I'm a Norwegian software developer living and working in Bonn, Germany. I like to share what I know about stuff like Java, Agile, git and other things, whether it's at user groups, conferences, twitter or on my blog. Thomas Ferris has posted 9 posts at DZone. You can read more from them at their website. View Full User Profile

Gitblit: Stories from the Field

08.15.2012
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Continuing my little tribute to the Gitblit 1.0 release, I asked some old colleagues of mine, Leif and Trygve, about their experiences with using Gitblit in practice.

Q: How do you use Gitblit?  

Leif: Webstep is a consultancy company, and we needed a Git repository for a specific client project that is being run in-house.  At the moment the Gitblit server hosts three different projects, but only one is in active development.

Trygve:  I was working as a consultant in a team that was currently using Subversion, but wanted to switch to Git. IT were working on an installation of Gitorious, but the project didn't have a very high priority.

As an intermediate solution I looked around for small, simple solutions for hosting a low number of repositories (around 10). As it was only our team that was going to use it, we didn't have any need for complicated security setups, just plain hosting. Having a web interface was a big plus as I wanted to show it was easy to create lots of small projects, instead of those big lumps we ended up with in Subversion. The team was also going to split their one big web app into two smaller apps.

We use Gitblit as a central Git server for our team. Later on other teams that wanted to try out Git started to use it as well.

Q: Any other products you were considering? Why did you pick Gitblit over them?

Leif:  Our server infrastructure is Microsoft based,  and we needed a solution that was easy to install and maintain. 

Keeping costs low is important to us and our clients, so a for-pay solution was really never in the picture.

Off-site hosting like Github, Bitbucket and Assembla is problematic for most client projects in a number of ways, so that was really not an option either.

I had a look at the managed server and local install option of Gitorious, but they were too expensive for our simple needs.

So I tried a "manual" install of a barebones Git server, but found it non-trivial on the Windows server.  Gitblit took care of that in a matter of minutes, and I haven't looked back ever since.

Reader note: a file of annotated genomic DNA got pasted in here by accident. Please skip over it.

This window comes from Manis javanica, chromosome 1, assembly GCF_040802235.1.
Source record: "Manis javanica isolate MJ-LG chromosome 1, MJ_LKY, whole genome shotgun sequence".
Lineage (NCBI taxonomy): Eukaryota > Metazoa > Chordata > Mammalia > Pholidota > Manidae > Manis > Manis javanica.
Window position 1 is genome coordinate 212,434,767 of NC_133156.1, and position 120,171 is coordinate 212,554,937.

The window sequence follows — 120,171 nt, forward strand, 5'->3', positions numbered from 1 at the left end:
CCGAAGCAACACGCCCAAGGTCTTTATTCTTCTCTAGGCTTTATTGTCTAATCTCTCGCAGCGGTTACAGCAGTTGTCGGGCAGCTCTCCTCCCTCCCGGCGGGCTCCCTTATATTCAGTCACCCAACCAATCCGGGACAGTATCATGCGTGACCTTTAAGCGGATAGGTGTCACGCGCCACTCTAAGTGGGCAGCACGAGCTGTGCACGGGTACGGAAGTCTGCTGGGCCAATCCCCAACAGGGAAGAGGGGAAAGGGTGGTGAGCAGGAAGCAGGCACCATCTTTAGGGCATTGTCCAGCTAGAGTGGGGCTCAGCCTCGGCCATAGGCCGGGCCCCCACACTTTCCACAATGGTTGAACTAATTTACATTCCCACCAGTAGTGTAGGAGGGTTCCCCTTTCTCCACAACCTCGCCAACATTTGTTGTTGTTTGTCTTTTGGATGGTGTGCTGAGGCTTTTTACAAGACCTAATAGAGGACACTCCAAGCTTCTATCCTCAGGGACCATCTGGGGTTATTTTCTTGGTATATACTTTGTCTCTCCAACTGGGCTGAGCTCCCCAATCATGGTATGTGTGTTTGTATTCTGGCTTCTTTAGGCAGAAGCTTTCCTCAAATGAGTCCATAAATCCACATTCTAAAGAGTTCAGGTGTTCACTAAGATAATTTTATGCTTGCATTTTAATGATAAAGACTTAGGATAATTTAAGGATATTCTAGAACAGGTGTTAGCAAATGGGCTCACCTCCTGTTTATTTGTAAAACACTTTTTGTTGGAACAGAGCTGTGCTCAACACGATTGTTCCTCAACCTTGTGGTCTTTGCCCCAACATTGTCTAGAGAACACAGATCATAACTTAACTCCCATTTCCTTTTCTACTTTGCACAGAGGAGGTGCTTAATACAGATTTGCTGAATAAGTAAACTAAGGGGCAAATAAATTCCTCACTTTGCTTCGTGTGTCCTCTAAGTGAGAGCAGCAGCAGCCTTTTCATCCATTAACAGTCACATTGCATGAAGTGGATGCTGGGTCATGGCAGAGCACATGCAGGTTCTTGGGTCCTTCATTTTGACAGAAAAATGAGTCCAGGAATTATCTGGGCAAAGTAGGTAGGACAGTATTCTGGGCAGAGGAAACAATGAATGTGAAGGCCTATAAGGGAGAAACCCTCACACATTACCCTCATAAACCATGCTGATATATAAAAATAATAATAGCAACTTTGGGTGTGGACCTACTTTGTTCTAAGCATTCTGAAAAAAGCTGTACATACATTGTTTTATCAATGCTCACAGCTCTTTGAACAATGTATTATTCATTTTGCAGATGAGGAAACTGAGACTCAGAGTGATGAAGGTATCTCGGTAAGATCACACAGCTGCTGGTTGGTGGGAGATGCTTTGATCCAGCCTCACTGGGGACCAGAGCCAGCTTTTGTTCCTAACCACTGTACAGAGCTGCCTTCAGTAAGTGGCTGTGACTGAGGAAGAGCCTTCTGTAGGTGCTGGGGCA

Trygve:

- Gitorious (too complicated to set up)

- Just use an account at Github - not allowed by IT

- Custom scripts + gitweb - too much work, at least when Gitblit was so easy

Q: Anything you particularly like or dislike about Gitblit?

Leif: I like the simplicity of it.  The webpage is nice and clean.  Functionality is sufficient for our needs.

At the moment we are just two developers rebasing off each other, so we do not need more advanced functionality like pull requests. 

When I first installed Gitblit Go, the windows service would die immediately after starting up. It turned out that one needs the 32-bit version, even if the server OS is 64 bit. Thats the only problem we've had so far.

Trygve:

Ease of use, definitely. Just click click and you're done. Sending links to diffs and stuff is also very useful. Having the dashboard to show an overview over what's happening is nice.

No dislikes in particular. I didn't try the advanced features, but as a small Git server, it's the shit.

I had to implement security integration with Crowd but that was easy enough. Took about 3-4 hours from start to end.

Q: Any final notes or comments about Gitblit you want to share?

Leif:

Gitblit has served us nicely so far, and I won't hesitate to recommend it if you need a no-fuss Windows-based Git server.

Big thanks to Trygve and Leif for doing the interviews!

Published at DZone with permission of its author, Thomas Ferris Nicolaisen. (source)

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